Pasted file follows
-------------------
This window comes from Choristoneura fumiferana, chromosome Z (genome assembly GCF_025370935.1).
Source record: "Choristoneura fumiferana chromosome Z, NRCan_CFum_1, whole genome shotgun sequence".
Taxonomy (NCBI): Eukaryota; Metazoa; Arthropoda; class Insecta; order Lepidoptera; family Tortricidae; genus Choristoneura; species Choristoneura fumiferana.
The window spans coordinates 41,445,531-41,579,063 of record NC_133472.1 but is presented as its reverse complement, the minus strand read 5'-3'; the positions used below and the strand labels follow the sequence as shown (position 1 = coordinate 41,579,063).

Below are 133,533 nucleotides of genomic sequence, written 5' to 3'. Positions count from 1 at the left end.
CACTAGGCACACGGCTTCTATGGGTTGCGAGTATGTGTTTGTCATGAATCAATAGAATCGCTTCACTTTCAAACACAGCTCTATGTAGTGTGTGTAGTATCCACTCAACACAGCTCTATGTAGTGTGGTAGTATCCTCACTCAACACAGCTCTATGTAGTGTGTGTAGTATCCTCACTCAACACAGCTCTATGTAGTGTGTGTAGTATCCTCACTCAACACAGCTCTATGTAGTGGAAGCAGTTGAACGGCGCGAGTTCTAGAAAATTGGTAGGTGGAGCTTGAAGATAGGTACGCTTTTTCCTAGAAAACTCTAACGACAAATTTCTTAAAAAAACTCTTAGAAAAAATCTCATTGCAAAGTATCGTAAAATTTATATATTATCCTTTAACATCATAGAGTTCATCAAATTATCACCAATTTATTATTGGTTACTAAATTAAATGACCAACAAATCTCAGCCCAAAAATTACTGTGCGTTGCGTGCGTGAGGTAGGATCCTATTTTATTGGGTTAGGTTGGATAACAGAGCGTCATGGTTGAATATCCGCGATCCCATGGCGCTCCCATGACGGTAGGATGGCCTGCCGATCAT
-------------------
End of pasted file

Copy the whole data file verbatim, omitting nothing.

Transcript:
This window comes from Choristoneura fumiferana, chromosome Z (genome assembly GCF_025370935.1).
Source record: "Choristoneura fumiferana chromosome Z, NRCan_CFum_1, whole genome shotgun sequence".
Taxonomy (NCBI): Eukaryota; Metazoa; Arthropoda; class Insecta; order Lepidoptera; family Tortricidae; genus Choristoneura; species Choristoneura fumiferana.
The window spans coordinates 41,445,531-41,579,063 of record NC_133472.1 but is presented as its reverse complement, the minus strand read 5'-3'; the positions used below and the strand labels follow the sequence as shown (position 1 = coordinate 41,579,063).

Below are 133,533 nucleotides of genomic sequence, written 5' to 3'. Positions count from 1 at the left end.
CACTAGGCACACGGCTTCTATGGGTTGCGAGTATGTGTTTGTCATGAATCAATAGAATCGCTTCACTTTCAAACACAGCTCTATGTAGTGTGTGTAGTATCCACTCAACACAGCTCTATGTAGTGTGGTAGTATCCTCACTCAACACAGCTCTATGTAGTGTGTGTAGTATCCTCACTCAACACAGCTCTATGTAGTGTGTGTAGTATCCTCACTCAACACAGCTCTATGTAGTGGAAGCAGTTGAACGGCGCGAGTTCTAGAAAATTGGTAGGTGGAGCTTGAAGATAGGTACGCTTTTTCCTAGAAAACTCTAACGACAAATTTCTTAAAAAAACTCTTAGAAAAAATCTCATTGCAAAGTATCGTAAAATTTATATATTATCCTTTAACATCATAGAGTTCATCAAATTATCACCAATTTATTATTGGTTACTAAATTAAATGACCAACAAATCTCAGCCCAAAAATTACTGTGCGTTGCGTGCGTGAGGTAGGATCCTATTTTATTGGGTTAGGTTGGATAACAGAGCGTCATGGTTGAATATCCGCGATCCCATGGCGCTCCCATGACGGTAGGATGGCCTGCCGATCAT